Jul 26, 2017 at 14:03

If you really need to install RPMs on your system you should indeed try to convert them using 'alien'.

Please keep in mind that by default 'alien' will meddle with the version number of the package. If you want the version number to stay the same, pass the option '-k' when converting.

You should not try to use Yum or any other way of installing the RPMs, such as apt-rpm, themselves next to the existing DEB packages. The DEB and RPM systems manage the list of installed software separately and therefore don't know what packages were installed previously by the other system. If, e.g., you'd try to install a GUI-bearing application with an RPM-based package management system, it'll try to install vital system components itself, because it thinks they are not installed yet. This will either cause the installation to fail horribly, or overwrite vital system files.


Theres a GUI package manager named SmartPM on the Repos, it can handle .deb AND .RPM. Canonical contributed to this project up to November 2009.

The projects home page is here https://github.com/smartpm/smart

  • Welcome to Ask Ubuntu! I recommend editing this answer to expand it with specific details about how use do this. (See also How do I write a good answer? for general advice about what sorts of answers are considered most valuable on Ask Ubuntu.) Jan 7, 2016 at 11:38

Alien is a tool that convert from one format(.deb or .rpm) to another (.deb, .rpm or tarball)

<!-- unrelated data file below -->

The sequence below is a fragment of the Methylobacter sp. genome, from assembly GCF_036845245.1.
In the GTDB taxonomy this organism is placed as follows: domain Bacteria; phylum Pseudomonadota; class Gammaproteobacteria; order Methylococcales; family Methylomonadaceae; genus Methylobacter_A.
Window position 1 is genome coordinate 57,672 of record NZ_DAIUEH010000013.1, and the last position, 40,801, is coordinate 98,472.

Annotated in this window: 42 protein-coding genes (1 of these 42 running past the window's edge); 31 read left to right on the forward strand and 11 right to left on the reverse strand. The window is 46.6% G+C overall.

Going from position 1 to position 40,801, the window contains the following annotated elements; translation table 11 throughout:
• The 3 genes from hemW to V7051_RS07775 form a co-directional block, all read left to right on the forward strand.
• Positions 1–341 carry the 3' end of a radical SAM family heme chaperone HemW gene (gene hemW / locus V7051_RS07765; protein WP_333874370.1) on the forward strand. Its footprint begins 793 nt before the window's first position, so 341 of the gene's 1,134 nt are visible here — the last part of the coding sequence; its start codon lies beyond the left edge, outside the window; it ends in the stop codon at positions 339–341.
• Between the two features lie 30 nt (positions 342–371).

Alien is not advised to use in converting from .deb to .rpm its perfect to use in converting .deb to tarballs

Althought Alien attempts to preserve meta-data when converting but it will still have Metadata & dependency problems make package less reliable and thus will conflicts ehen adding or removing distirbution packages in the future.


Actually shortest option is

sudo alien -i -k packagename.rpm

Don't have an alien? Get one!

sudo apt-get install alien

Alien will convert rpm package into deb package, the -i option means install the converted package after is converted and the -k option ensure version is not +1 after conversion.


Follow these instructions:

alien -k avg71lms-r30-a0782.i386.rpm

Now you should be having avg71lms-r30-a0782.i386.deb file.

To install .deb file:

dpkg -i avg71lms-r30-a0782.i386.deb

If you don't use -k option you should see avg71lms_r30-1_i386.deb file the difference is it will add 1.

Install alien in Ubuntu:

sudo apt-get install alien

You can check the above section for available options


With alien I can just convert the .rpm file to a .deb file and simply install that one.

Alien is available in the normal Debian repositories, so we can install it like this:

sudo apt-get install alien

To convert it into a .deb package, we simply run

alien *.rpm
  • You most likely want to use some flags with alien. At the least, it will warn you about not converting the scripts without explicitly specifying --scripts (or -c)
    – Randall
    Feb 1, 2017 at 18:27

use alien which converts the rpm to deb and subsequently installs the deb.

  • Welcome to Ask Ubuntu! I recommend editing this answer to expand it with specific details about how to do this. (See also How do I write a good answer? for general advice about what sorts of answers are considered most valuable on Ask Ubuntu.) Jan 7, 2016 at 11:37

Here is a GUI for Alien (alien is an application to convert rpm to deb)


  • -1 What's "Alien" and how is it related to the installation of RPMs in Ubuntu? Jan 7, 2016 at 11:38
  • 1
    @DavidFoerster alien is an application to convert rpm to deb
    – Anwar
    Sep 20, 2016 at 6:19
  • 2
    Don't tell me, edit your answer to tell the people who might want to benefit from it. Furthermore I recommend editing this answer to expand it with specific details about how to do this. (See also How do I write a good answer? for general advice about what sorts of answers are considered most valuable on Ask Ubuntu.) Sep 20, 2016 at 9:18